Last year, we biked to Fort McMurray from Seattle. Now, it’s in flames.
By now, news has reached many of us of the wildfire raging through the Athabasca River Basin, forcing the entire city of Fort McMurray, Alberta, to evacuate. As of right now, the entire province of Alberta is in a declared state of emergency. (Find out more about what’s happening here, here, and here, or on Twitter via the hashtag #ymmfire.)
This story is bigger than just an unprecedentedly large forest fire… and its accompanying humanitarian crisis. This wildfire, which experts are already linking to climate change, penetrates the heart of the largest fossil fuel extraction zone in North America—the tar sands—home to five different First Nations, and thousands of oil industry employees and residents. Our conversations about this fire need to grapple with the true complexity of this crisis—the human dimensions of our fossil fuel economy, and how climate disruption afflicts certain people and locations faster, crueler, and with little or no notice. This is not the dialogue happening in the “outmoded mainstream” media, nor in the majority of comments we are reading online about this fire.
Last August, we undertook an epic journey. The Road to Athabasca was our bicycle pilgrimage to the tar sands in Northern Alberta, along with some friends and climate justice activists. We spent several days with the Fort McMurray First Nation, in the city of Fort McMurray itself, and with the Fort McKay First Nation. During our journey in Canada, we heard reports from back home that the largest wildfire in Washington state history was burning in the Okanogan, surpassing the previous largest wildfire just a year earlier in Carlton. Smoke from those fires shrouded the sky as we passed through Jasper National Park, the spiritual and literal heart of our entire region.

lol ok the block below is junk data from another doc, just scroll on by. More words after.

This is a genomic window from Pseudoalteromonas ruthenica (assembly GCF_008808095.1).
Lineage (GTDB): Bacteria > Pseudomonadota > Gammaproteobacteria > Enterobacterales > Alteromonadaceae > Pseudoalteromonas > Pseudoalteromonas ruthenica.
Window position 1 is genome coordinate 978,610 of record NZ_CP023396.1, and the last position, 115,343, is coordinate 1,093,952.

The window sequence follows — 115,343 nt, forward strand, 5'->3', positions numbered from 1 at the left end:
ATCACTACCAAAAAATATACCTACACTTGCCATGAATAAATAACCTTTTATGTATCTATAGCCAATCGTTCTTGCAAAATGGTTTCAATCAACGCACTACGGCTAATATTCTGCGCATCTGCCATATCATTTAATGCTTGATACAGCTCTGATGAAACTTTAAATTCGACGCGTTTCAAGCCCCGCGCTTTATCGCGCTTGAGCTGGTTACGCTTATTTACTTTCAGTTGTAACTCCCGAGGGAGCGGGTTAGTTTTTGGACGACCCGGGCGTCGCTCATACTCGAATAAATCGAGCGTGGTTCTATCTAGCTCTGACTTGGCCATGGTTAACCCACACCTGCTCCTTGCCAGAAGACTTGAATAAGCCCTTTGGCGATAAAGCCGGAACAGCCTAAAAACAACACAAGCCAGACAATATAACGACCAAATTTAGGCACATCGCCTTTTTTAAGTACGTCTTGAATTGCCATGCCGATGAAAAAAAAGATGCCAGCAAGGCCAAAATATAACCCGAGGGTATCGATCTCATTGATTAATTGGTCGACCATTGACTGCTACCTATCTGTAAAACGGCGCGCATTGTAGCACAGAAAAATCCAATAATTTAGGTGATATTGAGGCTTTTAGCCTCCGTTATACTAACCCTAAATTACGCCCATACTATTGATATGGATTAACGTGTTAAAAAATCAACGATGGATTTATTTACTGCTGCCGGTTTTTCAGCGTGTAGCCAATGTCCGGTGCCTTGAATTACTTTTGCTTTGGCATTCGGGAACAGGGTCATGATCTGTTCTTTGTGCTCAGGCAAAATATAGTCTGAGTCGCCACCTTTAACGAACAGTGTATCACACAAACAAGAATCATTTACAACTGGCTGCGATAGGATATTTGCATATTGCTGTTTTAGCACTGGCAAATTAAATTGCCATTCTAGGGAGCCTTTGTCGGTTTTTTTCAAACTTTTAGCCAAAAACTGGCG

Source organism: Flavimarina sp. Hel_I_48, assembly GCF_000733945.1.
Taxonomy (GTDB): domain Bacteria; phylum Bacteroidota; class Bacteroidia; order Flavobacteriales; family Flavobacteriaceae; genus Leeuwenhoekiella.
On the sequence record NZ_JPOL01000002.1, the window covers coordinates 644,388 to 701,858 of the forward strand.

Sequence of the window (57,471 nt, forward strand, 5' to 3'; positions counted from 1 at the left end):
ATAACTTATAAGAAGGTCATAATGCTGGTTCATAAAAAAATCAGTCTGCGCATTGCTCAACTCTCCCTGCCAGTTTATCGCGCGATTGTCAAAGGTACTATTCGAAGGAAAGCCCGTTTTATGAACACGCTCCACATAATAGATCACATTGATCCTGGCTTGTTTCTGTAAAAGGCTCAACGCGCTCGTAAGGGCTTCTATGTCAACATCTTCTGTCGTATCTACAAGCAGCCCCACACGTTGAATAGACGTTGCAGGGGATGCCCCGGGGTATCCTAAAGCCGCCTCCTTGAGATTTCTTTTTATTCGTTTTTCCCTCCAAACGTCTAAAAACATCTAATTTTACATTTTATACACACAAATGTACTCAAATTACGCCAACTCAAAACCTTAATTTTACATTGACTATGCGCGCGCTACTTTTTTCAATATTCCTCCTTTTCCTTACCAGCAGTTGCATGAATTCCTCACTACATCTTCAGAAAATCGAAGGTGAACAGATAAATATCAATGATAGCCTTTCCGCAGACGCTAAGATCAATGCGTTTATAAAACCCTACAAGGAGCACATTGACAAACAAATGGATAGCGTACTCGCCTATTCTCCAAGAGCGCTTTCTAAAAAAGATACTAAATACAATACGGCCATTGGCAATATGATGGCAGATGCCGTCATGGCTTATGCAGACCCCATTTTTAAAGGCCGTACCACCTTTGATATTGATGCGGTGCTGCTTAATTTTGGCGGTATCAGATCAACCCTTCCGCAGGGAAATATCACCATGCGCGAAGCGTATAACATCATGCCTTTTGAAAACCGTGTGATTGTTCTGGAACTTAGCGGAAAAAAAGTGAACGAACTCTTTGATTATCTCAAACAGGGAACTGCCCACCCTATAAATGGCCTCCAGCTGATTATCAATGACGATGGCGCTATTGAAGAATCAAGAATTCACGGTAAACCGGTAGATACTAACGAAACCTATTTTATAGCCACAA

While the wildfires in Washington and Oregon were deeply concerning, it was late August—prime wildfire season—and also much further South of Fort McMurray. Massive droughts over the last few years, in conjunction with warmer winters bringing pine beetles further north, have made wildfire seasons longer and more intense.
The most recent massive wildfire in Alberta history was in 2011 at Slave Lake, about 500 km southwest of Fort McMurray. Our travels allowed us to meet with Ceno Loyie from Slave Lake, who showed us around the areas where a third of his town was burned to the ground. He also explained that his town now burns down every few years.
At Climate Solutions, we talk about the impact of climate change as being unequal, disproportionately impacting indigenous people, communities of color, immigrant and refugee communities, and frontline communities, among others. We talk about this and the need for a just transition. The tragedy unfolding in Fort McMurray illustrates in stark reality why we must do this.
The tagline of our Road to Athabasca project is“A Pilgrimage to Bring the Tar Sands Home.” We bring them home in several ways including by literally exposing the diluted bitumen that flows through the Trans Mountain Pipeline to Anacortes, WA (the site of upcoming Break Free from Fossil Fuels actions). More importantly, we bring them home by telling the stories of the people from the Athabasca River Basin.